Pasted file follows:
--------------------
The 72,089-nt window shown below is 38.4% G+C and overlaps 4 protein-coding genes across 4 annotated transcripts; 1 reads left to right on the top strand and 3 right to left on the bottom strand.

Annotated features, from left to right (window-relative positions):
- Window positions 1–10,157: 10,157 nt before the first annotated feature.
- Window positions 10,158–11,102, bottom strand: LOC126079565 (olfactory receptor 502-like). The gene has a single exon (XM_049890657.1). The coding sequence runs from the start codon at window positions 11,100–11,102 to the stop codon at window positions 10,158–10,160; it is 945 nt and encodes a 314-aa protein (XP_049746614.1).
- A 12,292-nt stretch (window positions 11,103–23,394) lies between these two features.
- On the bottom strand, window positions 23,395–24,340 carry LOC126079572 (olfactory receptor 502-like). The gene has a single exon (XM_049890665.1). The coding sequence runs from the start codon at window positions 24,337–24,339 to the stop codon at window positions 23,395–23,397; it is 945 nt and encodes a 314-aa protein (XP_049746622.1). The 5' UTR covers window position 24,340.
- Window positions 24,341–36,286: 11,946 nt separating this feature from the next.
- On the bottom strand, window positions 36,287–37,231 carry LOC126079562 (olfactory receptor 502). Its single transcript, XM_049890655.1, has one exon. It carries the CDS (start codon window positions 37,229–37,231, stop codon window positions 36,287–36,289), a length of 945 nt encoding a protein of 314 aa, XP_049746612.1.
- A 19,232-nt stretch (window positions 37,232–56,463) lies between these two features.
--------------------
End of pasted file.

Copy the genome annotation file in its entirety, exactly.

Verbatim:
The 72,089-nt window shown below is 38.4% G+C and overlaps 4 protein-coding genes across 4 annotated transcripts; 1 reads left to right on the top strand and 3 right to left on the bottom strand.

Annotated features, from left to right (window-relative positions):
- Window positions 1–10,157: 10,157 nt before the first annotated feature.
- Window positions 10,158–11,102, bottom strand: LOC126079565 (olfactory receptor 502-like). The gene has a single exon (XM_049890657.1). The coding sequence runs from the start codon at window positions 11,100–11,102 to the stop codon at window positions 10,158–10,160; it is 945 nt and encodes a 314-aa protein (XP_049746614.1).
- A 12,292-nt stretch (window positions 11,103–23,394) lies between these two features.
- On the bottom strand, window positions 23,395–24,340 carry LOC126079572 (olfactory receptor 502-like). The gene has a single exon (XM_049890665.1). The coding sequence runs from the start codon at window positions 24,337–24,339 to the stop codon at window positions 23,395–23,397; it is 945 nt and encodes a 314-aa protein (XP_049746622.1). The 5' UTR covers window position 24,340.
- Window positions 24,341–36,286: 11,946 nt separating this feature from the next.
- On the bottom strand, window positions 36,287–37,231 carry LOC126079562 (olfactory receptor 502). Its single transcript, XM_049890655.1, has one exon. It carries the CDS (start codon window positions 37,229–37,231, stop codon window positions 36,287–36,289), a length of 945 nt encoding a protein of 314 aa, XP_049746612.1.
- A 19,232-nt stretch (window positions 37,232–56,463) lies between these two features.